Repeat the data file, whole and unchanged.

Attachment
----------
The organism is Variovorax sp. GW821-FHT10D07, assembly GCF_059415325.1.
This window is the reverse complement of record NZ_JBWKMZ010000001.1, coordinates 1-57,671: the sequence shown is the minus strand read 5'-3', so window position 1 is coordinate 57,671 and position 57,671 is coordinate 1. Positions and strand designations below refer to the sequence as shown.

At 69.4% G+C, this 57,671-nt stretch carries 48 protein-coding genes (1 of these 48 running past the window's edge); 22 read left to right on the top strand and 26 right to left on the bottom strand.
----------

The organism is Variovorax sp. GW821-FHT10D07, assembly GCF_059415325.1.
This window is the reverse complement of record NZ_JBWKMZ010000001.1, coordinates 1-57,671: the sequence shown is the minus strand read 5'-3', so window position 1 is coordinate 57,671 and position 57,671 is coordinate 1. Positions and strand designations below refer to the sequence as shown.

At 69.4% G+C, this 57,671-nt stretch carries 48 protein-coding genes (1 of these 48 running past the window's edge); 22 read left to right on the top strand and 26 right to left on the bottom strand.